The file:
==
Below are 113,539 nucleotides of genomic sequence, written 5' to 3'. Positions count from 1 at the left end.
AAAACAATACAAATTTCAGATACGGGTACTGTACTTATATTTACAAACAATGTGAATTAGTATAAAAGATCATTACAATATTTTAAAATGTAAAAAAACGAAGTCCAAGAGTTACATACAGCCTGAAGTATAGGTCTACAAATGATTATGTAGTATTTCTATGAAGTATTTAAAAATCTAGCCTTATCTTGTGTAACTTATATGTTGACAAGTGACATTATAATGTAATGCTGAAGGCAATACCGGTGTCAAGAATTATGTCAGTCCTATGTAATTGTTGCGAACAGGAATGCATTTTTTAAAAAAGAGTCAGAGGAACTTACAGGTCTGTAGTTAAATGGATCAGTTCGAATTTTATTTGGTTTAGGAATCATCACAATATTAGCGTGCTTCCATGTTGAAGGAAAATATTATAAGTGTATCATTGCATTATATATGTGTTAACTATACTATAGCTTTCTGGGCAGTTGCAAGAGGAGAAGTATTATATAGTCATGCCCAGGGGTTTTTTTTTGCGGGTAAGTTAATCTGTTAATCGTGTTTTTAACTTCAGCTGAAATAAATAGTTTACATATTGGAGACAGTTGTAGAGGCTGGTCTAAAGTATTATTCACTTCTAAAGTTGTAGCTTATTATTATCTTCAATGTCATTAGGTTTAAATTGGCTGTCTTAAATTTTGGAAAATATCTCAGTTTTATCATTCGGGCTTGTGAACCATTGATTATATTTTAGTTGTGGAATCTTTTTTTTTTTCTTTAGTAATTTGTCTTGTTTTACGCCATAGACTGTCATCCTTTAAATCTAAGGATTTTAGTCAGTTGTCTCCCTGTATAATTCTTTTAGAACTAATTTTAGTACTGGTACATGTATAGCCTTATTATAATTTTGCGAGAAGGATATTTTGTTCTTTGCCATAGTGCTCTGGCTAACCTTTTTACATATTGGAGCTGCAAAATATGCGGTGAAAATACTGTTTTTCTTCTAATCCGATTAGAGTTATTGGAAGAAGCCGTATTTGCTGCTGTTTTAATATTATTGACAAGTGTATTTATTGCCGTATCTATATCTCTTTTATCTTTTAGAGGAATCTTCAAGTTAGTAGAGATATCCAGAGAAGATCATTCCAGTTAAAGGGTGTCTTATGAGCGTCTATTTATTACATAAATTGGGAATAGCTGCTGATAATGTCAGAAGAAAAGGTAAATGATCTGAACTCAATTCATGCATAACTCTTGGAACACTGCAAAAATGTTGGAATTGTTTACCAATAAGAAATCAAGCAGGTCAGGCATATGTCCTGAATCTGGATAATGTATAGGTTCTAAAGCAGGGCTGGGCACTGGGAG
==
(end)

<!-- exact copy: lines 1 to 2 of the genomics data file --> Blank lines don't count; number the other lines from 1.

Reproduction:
Below are 113,539 nucleotides of genomic sequence, written 5' to 3'. Positions count from 1 at the left end.
AAAACAATACAAATTTCAGATACGGGTACTGTACTTATATTTACAAACAATGTGAATTAGTATAAAAGATCATTACAATATTTTAAAATGTAAAAAAACGAAGTCCAAGAGTTACATACAGCCTGAAGTATAGGTCTACAAATGATTATGTAGTATTTCTATGAAGTATTTAAAAATCTAGCCTTATCTTGTGTAACTTATATGTTGACAAGTGACATTATAATGTAATGCTGAAGGCAATACCGGTGTCAAGAATTATGTCAGTCCTATGTAATTGTTGCGAACAGGAATGCATTTTTTAAAAAAGAGTCAGAGGAACTTACAGGTCTGTAGTTAAATGGATCAGTTCGAATTTTATTTGGTTTAGGAATCATCACAATATTAGCGTGCTTCCATGTTGAAGGAAAATATTATAAGTGTATCATTGCATTATATATGTGTTAACTATACTATAGCTTTCTGGGCAGTTGCAAGAGGAGAAGTATTATATAGTCATGCCCAGGGGTTTTTTTTTGCGGGTAAGTTAATCTGTTAATCGTGTTTTTAACTTCAGCTGAAATAAATAGTTTACATATTGGAGACAGTTGTAGAGGCTGGTCTAAAGTATTATTCACTTCTAAAGTTGTAGCTTATTATTATCTTCAATGTCATTAGGTTTAAATTGGCTGTCTTAAATTTTGGAAAATATCTCAGTTTTATCATTCGGGCTTGTGAACCATTGATTATATTTTAGTTGTGGAATCTTTTTTTTTTTCTTTAGTAATTTGTCTTGTTTTACGCCATAGACTGTCATCCTTTAAATCTAAGGATTTTAGTCAGTTGTCTCCCTGTATAATTCTTTTAGAACTAATTTTAGTACTGGTACATGTATAGCCTTATTATAATTTTGCGAGAAGGATATTTTGTTCTTTGCCATAGTGCTCTGGCTAACCTTTTTACATATTGGAGCTGCAAAATATGCGGTGAAAATACTGTTTTTCTTCTAATCCGATTAGAGTTATTGGAAGAAGCCGTATTTGCTGCTGTTTTAATATTATTGACAAGTGTATTTATTGCCGTATCTATATCTCTTTTATCTTTTAGAGGAATCTTCAAGTTAGTAGAGATATCCAGAGAAGATCATTCCAGTTAAAGGGTGTCTTATGAGCGTCTATTTATTACATAAATTGGGAATAGCTGCTGATAATGTCAGAAGAAAAGGTAAATGATCTGAACTCAATTCATGCATAACTCTTGGAACACTGCAAAAATGTTGGAATTGTTTACCAATAAGAAATCAAGCAGGTCAGGCATATGTCCTGAATCTGGATAATGTATAGGTTCTAAAGCAGGGCTGGGCACTGGGAG